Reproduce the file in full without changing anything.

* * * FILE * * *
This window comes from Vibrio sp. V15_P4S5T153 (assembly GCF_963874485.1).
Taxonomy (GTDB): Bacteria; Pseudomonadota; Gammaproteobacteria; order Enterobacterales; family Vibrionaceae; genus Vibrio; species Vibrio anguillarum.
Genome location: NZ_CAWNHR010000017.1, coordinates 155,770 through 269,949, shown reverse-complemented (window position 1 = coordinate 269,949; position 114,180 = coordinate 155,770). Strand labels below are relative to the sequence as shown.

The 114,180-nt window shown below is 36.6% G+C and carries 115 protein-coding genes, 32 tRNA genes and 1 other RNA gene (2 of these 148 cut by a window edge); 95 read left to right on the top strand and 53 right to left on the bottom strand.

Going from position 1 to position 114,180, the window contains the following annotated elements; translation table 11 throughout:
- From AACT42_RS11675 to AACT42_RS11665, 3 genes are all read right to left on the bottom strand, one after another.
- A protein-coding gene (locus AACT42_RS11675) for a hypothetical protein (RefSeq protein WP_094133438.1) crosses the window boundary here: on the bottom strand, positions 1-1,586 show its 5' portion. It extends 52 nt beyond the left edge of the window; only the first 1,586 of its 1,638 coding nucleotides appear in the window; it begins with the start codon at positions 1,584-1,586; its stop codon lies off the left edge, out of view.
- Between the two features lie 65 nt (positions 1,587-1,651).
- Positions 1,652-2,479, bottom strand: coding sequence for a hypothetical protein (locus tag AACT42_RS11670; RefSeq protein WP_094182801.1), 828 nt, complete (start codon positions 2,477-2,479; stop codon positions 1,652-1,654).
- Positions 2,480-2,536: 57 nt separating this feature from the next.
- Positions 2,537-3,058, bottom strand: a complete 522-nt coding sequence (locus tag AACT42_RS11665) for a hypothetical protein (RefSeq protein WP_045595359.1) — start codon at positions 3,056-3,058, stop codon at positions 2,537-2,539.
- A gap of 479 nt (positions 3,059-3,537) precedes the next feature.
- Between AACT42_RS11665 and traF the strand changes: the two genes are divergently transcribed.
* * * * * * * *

This window comes from Vibrio sp. V15_P4S5T153 (assembly GCF_963874485.1).
Taxonomy (GTDB): Bacteria; Pseudomonadota; Gammaproteobacteria; order Enterobacterales; family Vibrionaceae; genus Vibrio; species Vibrio anguillarum.
Genome location: NZ_CAWNHR010000017.1, coordinates 155,770 through 269,949, shown reverse-complemented (window position 1 = coordinate 269,949; position 114,180 = coordinate 155,770). Strand labels below are relative to the sequence as shown.

The 114,180-nt window shown below is 36.6% G+C and carries 115 protein-coding genes, 32 tRNA genes and 1 other RNA gene (2 of these 148 cut by a window edge); 95 read left to right on the top strand and 53 right to left on the bottom strand.

Going from position 1 to position 114,180, the window contains the following annotated elements; translation table 11 throughout:
- From AACT42_RS11675 to AACT42_RS11665, 3 genes are all read right to left on the bottom strand, one after another.
- A protein-coding gene (locus AACT42_RS11675) for a hypothetical protein (RefSeq protein WP_094133438.1) crosses the window boundary here: on the bottom strand, positions 1-1,586 show its 5' portion. It extends 52 nt beyond the left edge of the window; only the first 1,586 of its 1,638 coding nucleotides appear in the window; it begins with the start codon at positions 1,584-1,586; its stop codon lies off the left edge, out of view.
- Between the two features lie 65 nt (positions 1,587-1,651).
- Positions 1,652-2,479, bottom strand: coding sequence for a hypothetical protein (locus tag AACT42_RS11670; RefSeq protein WP_094182801.1), 828 nt, complete (start codon positions 2,477-2,479; stop codon positions 1,652-1,654).
- Positions 2,480-2,536: 57 nt separating this feature from the next.
- Positions 2,537-3,058, bottom strand: a complete 522-nt coding sequence (locus tag AACT42_RS11665) for a hypothetical protein (RefSeq protein WP_045595359.1) — start codon at positions 3,056-3,058, stop codon at positions 2,537-2,539.
- A gap of 479 nt (positions 3,059-3,537) precedes the next feature.
- Between AACT42_RS11665 and traF the strand changes: the two genes are divergently transcribed.